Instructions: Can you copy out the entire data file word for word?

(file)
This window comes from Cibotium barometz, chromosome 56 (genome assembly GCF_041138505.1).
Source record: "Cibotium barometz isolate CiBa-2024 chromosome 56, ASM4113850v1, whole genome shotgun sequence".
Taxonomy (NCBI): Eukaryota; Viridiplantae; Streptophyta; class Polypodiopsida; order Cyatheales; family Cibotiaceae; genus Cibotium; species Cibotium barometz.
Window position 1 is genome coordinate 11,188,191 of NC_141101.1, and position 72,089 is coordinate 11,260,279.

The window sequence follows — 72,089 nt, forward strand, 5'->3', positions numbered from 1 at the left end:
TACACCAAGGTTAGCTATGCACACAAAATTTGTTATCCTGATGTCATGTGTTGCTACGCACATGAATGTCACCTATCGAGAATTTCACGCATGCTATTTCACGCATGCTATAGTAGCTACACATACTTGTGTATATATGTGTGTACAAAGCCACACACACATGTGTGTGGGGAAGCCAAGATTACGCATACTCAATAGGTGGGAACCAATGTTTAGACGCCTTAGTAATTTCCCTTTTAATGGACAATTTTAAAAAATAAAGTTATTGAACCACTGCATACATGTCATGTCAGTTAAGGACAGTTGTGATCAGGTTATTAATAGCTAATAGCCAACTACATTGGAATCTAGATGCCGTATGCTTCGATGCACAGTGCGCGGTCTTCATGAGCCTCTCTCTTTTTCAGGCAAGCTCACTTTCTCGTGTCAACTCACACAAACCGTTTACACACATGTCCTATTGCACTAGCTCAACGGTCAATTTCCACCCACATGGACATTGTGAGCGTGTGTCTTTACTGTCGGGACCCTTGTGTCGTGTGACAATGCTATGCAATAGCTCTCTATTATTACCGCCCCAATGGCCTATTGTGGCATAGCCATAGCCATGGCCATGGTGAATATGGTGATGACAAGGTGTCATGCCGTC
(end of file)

This window comes from Cibotium barometz, chromosome 56 (genome assembly GCF_041138505.1).
Source record: "Cibotium barometz isolate CiBa-2024 chromosome 56, ASM4113850v1, whole genome shotgun sequence".
Taxonomy (NCBI): Eukaryota; Viridiplantae; Streptophyta; class Polypodiopsida; order Cyatheales; family Cibotiaceae; genus Cibotium; species Cibotium barometz.
Window position 1 is genome coordinate 11,188,191 of NC_141101.1, and position 72,089 is coordinate 11,260,279.

The window sequence follows — 72,089 nt, forward strand, 5'->3', positions numbered from 1 at the left end:
TACACCAAGGTTAGCTATGCACACAAAATTTGTTATCCTGATGTCATGTGTTGCTACGCACATGAATGTCACCTATCGAGAATTTCACGCATGCTATTTCACGCATGCTATAGTAGCTACACATACTTGTGTATATATGTGTGTACAAAGCCACACACACATGTGTGTGGGGAAGCCAAGATTACGCATACTCAATAGGTGGGAACCAATGTTTAGACGCCTTAGTAATTTCCCTTTTAATGGACAATTTTAAAAAATAAAGTTATTGAACCACTGCATACATGTCATGTCAGTTAAGGACAGTTGTGATCAGGTTATTAATAGCTAATAGCCAACTACATTGGAATCTAGATGCCGTATGCTTCGATGCACAGTGCGCGGTCTTCATGAGCCTCTCTCTTTTTCAGGCAAGCTCACTTTCTCGTGTCAACTCACACAAACCGTTTACACACATGTCCTATTGCACTAGCTCAACGGTCAATTTCCACCCACATGGACATTGTGAGCGTGTGTCTTTACTGTCGGGACCCTTGTGTCGTGTGACAATGCTATGCAATAGCTCTCTATTATTACCGCCCCAATGGCCTATTGTGGCATAGCCATAGCCATGGCCATGGTGAATATGGTGATGACAAGGTGTCATGCCGTC